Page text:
Obo Addy: Master Drummer 


Obo Addy, the son of a Wonche medicine man in Ghana West Africa, was designated a "master drummer" at the age of six. Surrounded by his enormous family (his father had 55 children by 10 wives) and thoroughly immersed in the core musical traditions of his people, Addy embodied the skills and deep values of Ga music as few could.During his teenage years and after World War II, he absorbed the international pop music which had seeped into his home town of Accra. Addy played in Joe Kelly's Band, The Ghana Broadcasting Band, and the Farmers Council Band for many years mostly playing European and American music. He later gravitated to Highlife, the new blend of African and European instrumentation. In 1969, he was employed by the Arts Council of Ghana as a Ga master of the national music. In 1972, he and his brothers performed at the Olympic Games in Munich and embarked on an international tour. They lived in London and toured extensively until 1978 when he moved to the United States and settled in Portland, Oregon. With his wife, Susan, he created
Homowo African Arts and Cultures, a not-for-profit organization which hold an annual festival which has introduced thousands of people to the music of Ghana. He's a richly skilled teacher who conducts numerous in-school residencies and workshops. Obo's currently writing music which blends African rhythms with classical instrumentation.Obo Addy currently teaches music at Lewis and Clark College in Portland, Oregon. He travels throughout the country conducting teaching residencies and performing both solo and with his performing groups. He leads two ensembles which tour nationally- Okropong, dedicated to traditional tribal music and dance of Ghana, and Kukrudu, which performs original music written by Addy. His numerous recordings include two recent works entitled "Let me Play My Drums" and "Okropong." Obo's newest recordings, Wonche Bi and Afieye Okropong, were released on the Alula label.In 1996 Obo Addy was awarded the National Heritage Fellowship Award by the National Endowment for the Arts. This is the highest honor a traditional artist can receive in this country. Obo is the first African born artist to ever receive the award. This picture shows Obo Addy receiving the award from Jane Alexander, NEA director.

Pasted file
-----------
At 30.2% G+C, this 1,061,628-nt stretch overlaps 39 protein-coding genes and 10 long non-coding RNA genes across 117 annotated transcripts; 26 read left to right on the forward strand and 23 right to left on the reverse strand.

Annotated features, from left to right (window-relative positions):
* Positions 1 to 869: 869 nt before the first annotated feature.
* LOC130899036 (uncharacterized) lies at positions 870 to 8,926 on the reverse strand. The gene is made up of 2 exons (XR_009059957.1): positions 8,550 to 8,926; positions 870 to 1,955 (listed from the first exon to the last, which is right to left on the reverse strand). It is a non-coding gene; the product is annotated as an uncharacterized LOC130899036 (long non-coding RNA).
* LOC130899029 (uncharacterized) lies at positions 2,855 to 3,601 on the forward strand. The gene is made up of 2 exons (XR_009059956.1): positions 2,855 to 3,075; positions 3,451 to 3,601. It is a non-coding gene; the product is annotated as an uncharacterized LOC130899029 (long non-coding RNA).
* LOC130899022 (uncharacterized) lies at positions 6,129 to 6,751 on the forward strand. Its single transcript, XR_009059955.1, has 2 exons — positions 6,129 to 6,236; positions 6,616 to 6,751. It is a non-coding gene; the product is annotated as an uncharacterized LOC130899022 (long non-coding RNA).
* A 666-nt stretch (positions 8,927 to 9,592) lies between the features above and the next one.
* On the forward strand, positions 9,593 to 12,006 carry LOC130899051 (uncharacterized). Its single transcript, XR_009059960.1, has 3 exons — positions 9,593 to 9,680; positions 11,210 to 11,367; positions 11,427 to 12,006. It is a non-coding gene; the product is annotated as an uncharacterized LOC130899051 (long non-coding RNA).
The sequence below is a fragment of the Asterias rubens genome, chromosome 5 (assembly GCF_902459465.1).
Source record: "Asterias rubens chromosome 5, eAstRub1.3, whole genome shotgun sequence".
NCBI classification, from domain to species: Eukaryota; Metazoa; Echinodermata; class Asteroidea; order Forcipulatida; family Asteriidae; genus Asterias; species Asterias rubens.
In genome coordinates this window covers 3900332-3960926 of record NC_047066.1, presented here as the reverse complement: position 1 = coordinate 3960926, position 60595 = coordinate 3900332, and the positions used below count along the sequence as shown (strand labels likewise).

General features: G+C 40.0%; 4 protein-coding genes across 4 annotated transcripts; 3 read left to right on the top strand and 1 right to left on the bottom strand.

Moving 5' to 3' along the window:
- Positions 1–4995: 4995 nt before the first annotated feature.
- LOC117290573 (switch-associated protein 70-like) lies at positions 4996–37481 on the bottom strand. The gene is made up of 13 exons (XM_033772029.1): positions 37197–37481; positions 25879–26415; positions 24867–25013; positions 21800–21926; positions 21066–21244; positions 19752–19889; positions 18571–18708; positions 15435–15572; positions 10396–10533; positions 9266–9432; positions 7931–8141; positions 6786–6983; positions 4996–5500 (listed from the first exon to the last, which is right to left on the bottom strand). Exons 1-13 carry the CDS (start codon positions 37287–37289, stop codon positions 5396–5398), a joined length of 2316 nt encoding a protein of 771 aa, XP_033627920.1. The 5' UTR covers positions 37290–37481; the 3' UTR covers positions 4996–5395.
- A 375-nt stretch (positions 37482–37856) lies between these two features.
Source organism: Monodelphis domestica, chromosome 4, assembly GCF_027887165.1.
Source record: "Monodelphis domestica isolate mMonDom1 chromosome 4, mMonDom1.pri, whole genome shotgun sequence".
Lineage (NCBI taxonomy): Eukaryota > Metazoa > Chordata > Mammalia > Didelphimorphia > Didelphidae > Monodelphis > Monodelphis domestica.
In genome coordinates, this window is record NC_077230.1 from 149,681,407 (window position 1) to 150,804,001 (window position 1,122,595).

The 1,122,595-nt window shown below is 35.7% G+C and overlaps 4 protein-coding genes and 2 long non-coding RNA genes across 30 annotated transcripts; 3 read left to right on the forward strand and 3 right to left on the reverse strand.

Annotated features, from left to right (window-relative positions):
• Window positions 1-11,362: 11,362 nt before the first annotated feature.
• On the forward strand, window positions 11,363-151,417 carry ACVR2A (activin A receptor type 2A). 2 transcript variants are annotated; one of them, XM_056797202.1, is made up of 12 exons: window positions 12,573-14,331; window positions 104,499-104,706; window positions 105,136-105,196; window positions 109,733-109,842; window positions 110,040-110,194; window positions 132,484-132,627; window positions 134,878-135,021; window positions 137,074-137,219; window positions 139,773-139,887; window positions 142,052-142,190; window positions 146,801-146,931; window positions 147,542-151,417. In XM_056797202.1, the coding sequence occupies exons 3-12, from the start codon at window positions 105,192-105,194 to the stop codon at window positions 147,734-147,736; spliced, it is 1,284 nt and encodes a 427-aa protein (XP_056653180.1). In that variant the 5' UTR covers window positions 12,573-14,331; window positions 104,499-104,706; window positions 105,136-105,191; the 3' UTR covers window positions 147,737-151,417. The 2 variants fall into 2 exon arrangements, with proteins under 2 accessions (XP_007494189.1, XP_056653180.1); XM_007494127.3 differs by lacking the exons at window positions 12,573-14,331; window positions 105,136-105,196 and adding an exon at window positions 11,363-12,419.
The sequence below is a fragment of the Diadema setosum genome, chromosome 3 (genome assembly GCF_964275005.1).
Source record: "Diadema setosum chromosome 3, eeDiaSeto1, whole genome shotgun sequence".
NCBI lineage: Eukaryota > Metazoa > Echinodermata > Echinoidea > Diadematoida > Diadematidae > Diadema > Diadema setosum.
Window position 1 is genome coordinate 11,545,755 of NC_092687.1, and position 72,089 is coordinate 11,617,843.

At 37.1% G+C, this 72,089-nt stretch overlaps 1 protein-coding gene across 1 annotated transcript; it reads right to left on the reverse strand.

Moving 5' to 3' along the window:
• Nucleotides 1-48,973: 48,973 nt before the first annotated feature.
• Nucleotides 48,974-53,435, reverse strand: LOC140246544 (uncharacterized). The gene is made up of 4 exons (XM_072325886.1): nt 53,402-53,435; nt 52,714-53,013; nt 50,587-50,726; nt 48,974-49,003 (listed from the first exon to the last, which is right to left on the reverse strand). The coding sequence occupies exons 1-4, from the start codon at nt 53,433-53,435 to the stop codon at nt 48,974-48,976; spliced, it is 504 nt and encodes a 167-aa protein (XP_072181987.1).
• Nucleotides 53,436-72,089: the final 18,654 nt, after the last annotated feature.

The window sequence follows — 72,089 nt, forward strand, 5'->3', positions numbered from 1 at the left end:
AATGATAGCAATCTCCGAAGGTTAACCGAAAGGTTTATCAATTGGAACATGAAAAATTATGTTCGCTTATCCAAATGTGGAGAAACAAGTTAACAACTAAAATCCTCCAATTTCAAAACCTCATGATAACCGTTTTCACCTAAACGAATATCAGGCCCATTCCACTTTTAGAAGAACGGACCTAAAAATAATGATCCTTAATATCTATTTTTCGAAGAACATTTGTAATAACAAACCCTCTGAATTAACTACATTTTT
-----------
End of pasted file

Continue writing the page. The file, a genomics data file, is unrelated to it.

Icicle Creek Piano Trio 


Oksana Ezhokina

Co-Artistic Director & Resident Pianist

Icicle Creek Piano Trio – piano

Oksana Ezhokina, is a native of Ryazan, Russia. The winner of piano competitions in Russia and the United States, Ms. Ezhokina has given numerous solo and chamber performances in both countries. Her collaborations have included concerts with such ensembles as the Seattle Chamber Players, Klimt Piano Trio and the Contemporary Chamber Players. A dedicated performer of works by contemporary composers, she has premiered music by Laura Kaminsky and Paul Drescher, among others.

Ms. Ezhokina was awarded a Doctor of Musical Arts degree in piano performance from the State University of New York at Stony Brook in 2004. She also holds an Artist Diploma from the Ryazan School of Music in Russia, a Master of Music degree in piano from Northern Illinois University and a Bachelor of Music degree from Walla Walla College. Her principal teachers were Christina Dahl, Donald Walker, Leonard Richter and Eleanor Oragyoff, and she has coached chamber music with pianists Gilbert Kalish and Seymour Lipkin as well as members of the Juilliard, Emerson, Orion and Vermeer String Quartets. Ms. Ezhokina is Resident Pianist at Icicle Creek Music Center, is Co-Artistic Director and teaches a full piano studio at the Music Center.

Sally Singer

Co-Artistic Director & Resident

Cellist Icicle Creek Piano Trio – cello

Sally Singer, cellist from the United Kingdom, has an extensive background in solo and chamber music performance. She has toured in Britain, France, Italy, Austria and Germany with ensembles and has played in the major concert halls of London, New York and Vienna.